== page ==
Behind the scenes

behind the scenes


Basically, I just want to encourage all of you out there who have to produce images for writing on short notice and are going nuts looking for a place. Look around your own house and neighborhood. In 90 minutes I had everything I needed, and I just needed to shoot with my 85, so that I could block out the funk of our backyard renovation. I got the results I needed and they look fantastic in my piece. Go with what you know and what you have. Also, I love that giant Camellia bloom. I jumped up and down when I found it.

Behind the scenes

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In the last year, I’ve learned to ask about details. Their history, their story, their meaning. Sometimes the answer is as simple as, “I liked it and thought I could wear it again sometime, like on anniversaries or special nights out.” Sometimes the answer is more nuanced. A gift from the brides father to her mother on their first date. A grandmothers bracelet, a kerchief carried at every wedding for 5 generations that came over with an aunt on a boat from Europe.

In the last year, I’ve really though a lot about family and love and details. In a fragile year like this one has been, they’ve taken on greater importance to me. While I recognize that it’s hard to change the issues we have going on, the thing I’ve fallen back on is that we can change how we look at people, and look at life. My mom used to tell me that none of us know what’s going on in someone’s life, and that’s a primary reason to always be cool, all the time.


Back to the details- They’ve become super important to me. If a picture can connect your current self to your past self, so can a piece of jewelry or a fabric, or a pair of shoes. It’s not the thing, it’s the connection. You wear them with joy and hope. They exist with you through a sacred day. And the details passed down to you from family or friends are also a legacy created with love, nurtured over the years and then passed on to you the day you begin your new adventure. They’re there for you, pointing the way to your own future. They speak to the fact that your marriage exists for you, but also for people who are impacted by your marriage.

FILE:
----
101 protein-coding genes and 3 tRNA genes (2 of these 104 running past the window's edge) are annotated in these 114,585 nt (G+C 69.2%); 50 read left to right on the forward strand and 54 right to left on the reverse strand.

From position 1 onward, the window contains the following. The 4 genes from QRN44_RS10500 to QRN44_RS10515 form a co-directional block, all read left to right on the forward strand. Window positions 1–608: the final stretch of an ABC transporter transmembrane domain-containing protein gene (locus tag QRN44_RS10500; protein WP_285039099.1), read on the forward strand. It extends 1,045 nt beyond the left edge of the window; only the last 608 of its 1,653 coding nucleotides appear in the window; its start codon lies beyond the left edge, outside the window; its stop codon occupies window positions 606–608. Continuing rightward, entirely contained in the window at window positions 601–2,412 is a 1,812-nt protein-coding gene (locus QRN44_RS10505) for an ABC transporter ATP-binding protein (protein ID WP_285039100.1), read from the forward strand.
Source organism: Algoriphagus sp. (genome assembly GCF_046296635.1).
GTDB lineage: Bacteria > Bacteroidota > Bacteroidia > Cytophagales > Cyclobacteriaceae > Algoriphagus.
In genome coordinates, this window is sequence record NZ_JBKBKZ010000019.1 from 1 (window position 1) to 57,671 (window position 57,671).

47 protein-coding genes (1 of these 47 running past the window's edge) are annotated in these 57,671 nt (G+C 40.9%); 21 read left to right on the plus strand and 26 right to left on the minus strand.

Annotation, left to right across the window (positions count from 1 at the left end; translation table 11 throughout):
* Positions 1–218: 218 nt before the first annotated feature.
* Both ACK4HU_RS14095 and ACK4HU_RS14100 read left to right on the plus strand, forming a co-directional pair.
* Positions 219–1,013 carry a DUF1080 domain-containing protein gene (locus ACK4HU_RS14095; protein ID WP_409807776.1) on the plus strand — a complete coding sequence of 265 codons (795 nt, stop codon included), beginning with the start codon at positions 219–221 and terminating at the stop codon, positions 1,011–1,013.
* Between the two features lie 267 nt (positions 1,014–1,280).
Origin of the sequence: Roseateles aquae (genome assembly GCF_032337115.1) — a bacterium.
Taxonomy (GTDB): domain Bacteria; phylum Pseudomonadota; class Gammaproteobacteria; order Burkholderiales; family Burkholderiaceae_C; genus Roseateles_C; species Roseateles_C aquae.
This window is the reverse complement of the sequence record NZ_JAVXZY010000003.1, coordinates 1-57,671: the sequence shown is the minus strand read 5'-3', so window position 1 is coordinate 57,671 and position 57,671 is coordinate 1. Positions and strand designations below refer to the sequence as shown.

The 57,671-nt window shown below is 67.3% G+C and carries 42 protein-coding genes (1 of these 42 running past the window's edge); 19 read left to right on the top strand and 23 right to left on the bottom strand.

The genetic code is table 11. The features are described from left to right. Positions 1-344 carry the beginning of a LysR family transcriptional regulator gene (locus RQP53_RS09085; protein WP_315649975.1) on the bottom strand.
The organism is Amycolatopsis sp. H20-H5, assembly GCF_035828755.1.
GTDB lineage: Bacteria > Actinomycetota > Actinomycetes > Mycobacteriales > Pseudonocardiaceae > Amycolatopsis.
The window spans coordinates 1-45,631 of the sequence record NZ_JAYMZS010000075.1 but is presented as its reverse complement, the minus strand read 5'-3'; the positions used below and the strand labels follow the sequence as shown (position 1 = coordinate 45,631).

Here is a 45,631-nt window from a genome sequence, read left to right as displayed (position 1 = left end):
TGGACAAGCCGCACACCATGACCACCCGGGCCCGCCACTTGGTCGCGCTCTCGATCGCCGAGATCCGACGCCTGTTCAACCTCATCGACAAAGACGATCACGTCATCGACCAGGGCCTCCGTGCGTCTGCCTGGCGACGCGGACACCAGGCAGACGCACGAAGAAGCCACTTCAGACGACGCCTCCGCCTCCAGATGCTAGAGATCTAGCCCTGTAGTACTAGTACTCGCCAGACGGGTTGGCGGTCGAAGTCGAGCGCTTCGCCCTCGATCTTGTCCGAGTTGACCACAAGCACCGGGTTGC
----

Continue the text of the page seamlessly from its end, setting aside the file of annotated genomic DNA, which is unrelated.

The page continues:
The point is, details matter. Everything matters. Words matter, love matters, people matter. And it all matters more now. It just does.

So whatever they are, no matter how simple or elaborate, share those things with people you love through the years. Don’t just keep them in a box in a closet. They’ll mean more when you share them, like you share love with others.

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Your wedding day is going to happen to you.

Two  things I say to couples when we first meet is to tell them “I’m there for you.” and “Your wedding day is going to happen to you.” If we create a schedule of photography for the day, I’m sticking to that. It’s your day, your schedule.” And I mean it. I definitely give suggestions for photography, but in the end, if you as a couple choose to have your first look at noon, we’re doing it that way. In fact, I’ve learned to love shooting at times like noon and 2 pm. I’ve learned to harness light differently in my camera because of these schedules, and in the end I’m always so glad we did things at the time we did. It all happened at the time it was supposed to.